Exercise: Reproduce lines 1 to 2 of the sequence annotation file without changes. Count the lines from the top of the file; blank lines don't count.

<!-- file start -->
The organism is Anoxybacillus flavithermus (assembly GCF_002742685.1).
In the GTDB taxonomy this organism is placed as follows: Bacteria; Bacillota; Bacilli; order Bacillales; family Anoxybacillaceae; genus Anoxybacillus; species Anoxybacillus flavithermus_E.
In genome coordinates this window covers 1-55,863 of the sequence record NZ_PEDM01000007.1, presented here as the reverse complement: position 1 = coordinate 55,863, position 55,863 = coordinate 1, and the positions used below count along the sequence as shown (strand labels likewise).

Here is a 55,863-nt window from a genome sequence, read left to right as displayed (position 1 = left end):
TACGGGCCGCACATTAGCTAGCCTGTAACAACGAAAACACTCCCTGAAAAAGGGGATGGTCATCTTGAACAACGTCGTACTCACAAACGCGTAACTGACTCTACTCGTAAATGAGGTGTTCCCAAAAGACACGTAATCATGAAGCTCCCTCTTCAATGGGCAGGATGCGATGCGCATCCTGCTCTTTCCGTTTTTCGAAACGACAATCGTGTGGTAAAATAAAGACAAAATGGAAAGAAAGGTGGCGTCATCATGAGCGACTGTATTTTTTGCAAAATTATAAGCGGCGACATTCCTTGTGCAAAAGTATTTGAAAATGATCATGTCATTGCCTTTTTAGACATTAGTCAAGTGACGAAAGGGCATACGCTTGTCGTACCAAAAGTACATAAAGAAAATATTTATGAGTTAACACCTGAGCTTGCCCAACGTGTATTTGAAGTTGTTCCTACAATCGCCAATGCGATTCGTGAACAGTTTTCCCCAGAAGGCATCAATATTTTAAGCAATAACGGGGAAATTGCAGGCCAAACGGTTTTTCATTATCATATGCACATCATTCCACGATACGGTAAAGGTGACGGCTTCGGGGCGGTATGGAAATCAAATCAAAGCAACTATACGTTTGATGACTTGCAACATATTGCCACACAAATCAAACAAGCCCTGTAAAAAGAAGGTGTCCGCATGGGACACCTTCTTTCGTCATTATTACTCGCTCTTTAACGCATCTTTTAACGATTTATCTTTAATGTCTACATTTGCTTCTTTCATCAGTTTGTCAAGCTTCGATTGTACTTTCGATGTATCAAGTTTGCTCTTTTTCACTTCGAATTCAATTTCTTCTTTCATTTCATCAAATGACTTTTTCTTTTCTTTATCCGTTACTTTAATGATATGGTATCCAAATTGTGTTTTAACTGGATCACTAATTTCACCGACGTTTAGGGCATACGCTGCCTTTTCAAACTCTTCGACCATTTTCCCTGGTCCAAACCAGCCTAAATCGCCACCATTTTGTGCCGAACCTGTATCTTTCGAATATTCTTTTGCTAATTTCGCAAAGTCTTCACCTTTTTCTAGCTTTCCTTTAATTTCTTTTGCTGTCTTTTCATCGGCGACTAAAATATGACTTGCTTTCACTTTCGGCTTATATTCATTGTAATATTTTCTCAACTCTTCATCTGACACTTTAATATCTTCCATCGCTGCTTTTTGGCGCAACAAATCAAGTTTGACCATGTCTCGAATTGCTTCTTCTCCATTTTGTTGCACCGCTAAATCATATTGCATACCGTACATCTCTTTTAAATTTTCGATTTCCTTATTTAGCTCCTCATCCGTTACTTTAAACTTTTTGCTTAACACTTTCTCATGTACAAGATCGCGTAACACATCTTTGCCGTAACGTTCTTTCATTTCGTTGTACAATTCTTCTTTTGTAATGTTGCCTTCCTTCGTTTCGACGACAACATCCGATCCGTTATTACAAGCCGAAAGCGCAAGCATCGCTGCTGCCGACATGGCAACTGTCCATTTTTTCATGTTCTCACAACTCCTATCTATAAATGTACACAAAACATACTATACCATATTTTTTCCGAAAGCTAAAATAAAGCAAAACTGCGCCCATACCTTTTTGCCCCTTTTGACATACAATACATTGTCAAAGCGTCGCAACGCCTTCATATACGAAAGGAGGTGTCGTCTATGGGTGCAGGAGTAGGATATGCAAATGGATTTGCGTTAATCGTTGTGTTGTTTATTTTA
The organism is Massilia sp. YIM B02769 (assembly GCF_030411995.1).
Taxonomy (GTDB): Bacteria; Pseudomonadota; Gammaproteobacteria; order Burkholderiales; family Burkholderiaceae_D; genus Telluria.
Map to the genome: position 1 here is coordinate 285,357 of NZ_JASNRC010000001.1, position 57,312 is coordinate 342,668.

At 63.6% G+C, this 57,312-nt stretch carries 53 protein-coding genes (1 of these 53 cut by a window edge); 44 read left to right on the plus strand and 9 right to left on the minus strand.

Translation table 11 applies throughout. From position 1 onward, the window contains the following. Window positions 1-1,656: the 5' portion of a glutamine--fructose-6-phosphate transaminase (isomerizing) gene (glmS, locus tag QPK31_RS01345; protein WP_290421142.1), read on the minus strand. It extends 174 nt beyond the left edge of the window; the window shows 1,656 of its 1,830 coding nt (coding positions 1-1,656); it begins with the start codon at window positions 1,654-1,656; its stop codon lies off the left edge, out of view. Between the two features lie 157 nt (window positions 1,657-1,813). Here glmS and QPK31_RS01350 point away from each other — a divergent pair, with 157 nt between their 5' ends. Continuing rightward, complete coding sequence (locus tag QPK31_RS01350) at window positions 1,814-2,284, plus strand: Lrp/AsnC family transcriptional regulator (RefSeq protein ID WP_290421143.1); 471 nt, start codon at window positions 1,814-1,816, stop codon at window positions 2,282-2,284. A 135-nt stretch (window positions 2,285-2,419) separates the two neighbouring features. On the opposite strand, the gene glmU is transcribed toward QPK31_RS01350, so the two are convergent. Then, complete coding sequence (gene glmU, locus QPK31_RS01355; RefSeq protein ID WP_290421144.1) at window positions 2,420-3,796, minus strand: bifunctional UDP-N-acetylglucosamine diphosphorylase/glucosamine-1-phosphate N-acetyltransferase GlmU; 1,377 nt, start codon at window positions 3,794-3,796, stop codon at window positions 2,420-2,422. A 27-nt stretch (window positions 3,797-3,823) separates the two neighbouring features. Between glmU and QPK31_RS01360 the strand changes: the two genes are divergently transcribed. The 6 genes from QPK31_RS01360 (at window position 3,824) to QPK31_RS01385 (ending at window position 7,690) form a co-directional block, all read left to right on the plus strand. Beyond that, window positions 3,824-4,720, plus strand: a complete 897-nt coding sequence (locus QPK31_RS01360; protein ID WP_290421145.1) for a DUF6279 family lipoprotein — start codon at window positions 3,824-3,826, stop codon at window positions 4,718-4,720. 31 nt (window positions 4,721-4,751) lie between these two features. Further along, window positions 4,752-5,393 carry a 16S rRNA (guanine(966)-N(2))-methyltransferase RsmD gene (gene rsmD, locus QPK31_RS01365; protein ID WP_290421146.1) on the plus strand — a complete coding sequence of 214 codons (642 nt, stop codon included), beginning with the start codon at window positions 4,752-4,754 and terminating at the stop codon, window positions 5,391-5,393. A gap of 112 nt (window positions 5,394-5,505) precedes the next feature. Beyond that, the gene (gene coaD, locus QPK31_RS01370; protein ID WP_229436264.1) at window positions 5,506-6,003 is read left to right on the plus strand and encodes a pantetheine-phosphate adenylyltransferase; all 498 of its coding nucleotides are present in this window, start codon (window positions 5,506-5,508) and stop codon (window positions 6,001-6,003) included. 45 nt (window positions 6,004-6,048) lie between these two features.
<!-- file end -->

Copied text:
The organism is Anoxybacillus flavithermus (assembly GCF_002742685.1).
In the GTDB taxonomy this organism is placed as follows: Bacteria; Bacillota; Bacilli; order Bacillales; family Anoxybacillaceae; genus Anoxybacillus; species Anoxybacillus flavithermus_E.